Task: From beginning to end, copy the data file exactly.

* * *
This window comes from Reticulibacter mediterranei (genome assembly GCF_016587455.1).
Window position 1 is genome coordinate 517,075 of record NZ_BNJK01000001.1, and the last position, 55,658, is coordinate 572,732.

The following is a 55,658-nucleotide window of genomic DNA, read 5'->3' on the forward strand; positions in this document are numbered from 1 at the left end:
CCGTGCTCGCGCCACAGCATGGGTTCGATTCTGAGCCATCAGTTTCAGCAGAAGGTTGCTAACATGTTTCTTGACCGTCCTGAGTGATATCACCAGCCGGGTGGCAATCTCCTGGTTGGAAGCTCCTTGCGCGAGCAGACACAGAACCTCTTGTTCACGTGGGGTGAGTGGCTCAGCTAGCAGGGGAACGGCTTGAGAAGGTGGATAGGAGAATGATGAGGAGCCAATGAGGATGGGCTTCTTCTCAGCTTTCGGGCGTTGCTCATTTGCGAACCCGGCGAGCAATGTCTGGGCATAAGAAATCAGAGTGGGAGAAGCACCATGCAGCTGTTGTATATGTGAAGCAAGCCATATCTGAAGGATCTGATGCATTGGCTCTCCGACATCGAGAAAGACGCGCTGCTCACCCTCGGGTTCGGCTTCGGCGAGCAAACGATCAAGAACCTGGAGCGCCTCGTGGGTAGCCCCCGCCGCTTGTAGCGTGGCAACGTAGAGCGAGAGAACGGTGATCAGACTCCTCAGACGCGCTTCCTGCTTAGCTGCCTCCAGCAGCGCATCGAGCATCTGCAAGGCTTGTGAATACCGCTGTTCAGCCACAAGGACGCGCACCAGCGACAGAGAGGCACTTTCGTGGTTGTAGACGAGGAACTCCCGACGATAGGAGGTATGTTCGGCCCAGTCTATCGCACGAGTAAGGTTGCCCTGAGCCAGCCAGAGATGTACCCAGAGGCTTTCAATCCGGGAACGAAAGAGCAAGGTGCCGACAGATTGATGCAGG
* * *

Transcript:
This window comes from Reticulibacter mediterranei (genome assembly GCF_016587455.1).
Window position 1 is genome coordinate 517,075 of record NZ_BNJK01000001.1, and the last position, 55,658, is coordinate 572,732.

The following is a 55,658-nucleotide window of genomic DNA, read 5'->3' on the forward strand; positions in this document are numbered from 1 at the left end:
CCGTGCTCGCGCCACAGCATGGGTTCGATTCTGAGCCATCAGTTTCAGCAGAAGGTTGCTAACATGTTTCTTGACCGTCCTGAGTGATATCACCAGCCGGGTGGCAATCTCCTGGTTGGAAGCTCCTTGCGCGAGCAGACACAGAACCTCTTGTTCACGTGGGGTGAGTGGCTCAGCTAGCAGGGGAACGGCTTGAGAAGGTGGATAGGAGAATGATGAGGAGCCAATGAGGATGGGCTTCTTCTCAGCTTTCGGGCGTTGCTCATTTGCGAACCCGGCGAGCAATGTCTGGGCATAAGAAATCAGAGTGGGAGAAGCACCATGCAGCTGTTGTATATGTGAAGCAAGCCATATCTGAAGGATCTGATGCATTGGCTCTCCGACATCGAGAAAGACGCGCTGCTCACCCTCGGGTTCGGCTTCGGCGAGCAAACGATCAAGAACCTGGAGCGCCTCGTGGGTAGCCCCCGCCGCTTGTAGCGTGGCAACGTAGAGCGAGAGAACGGTGATCAGACTCCTCAGACGCGCTTCCTGCTTAGCTGCCTCCAGCAGCGCATCGAGCATCTGCAAGGCTTGTGAATACCGCTGTTCAGCCACAAGGACGCGCACCAGCGACAGAGAGGCACTTTCGTGGTTGTAGACGAGGAACTCCCGACGATAGGAGGTATGTTCGGCCCAGTCTATCGCACGAGTAAGGTTGCCCTGAGCCAGCCAGAGATGTACCCAGAGGCTTTCAATCCGGGAACGAAAGAGCAAGGTGCCGACAGATTGATGCAGG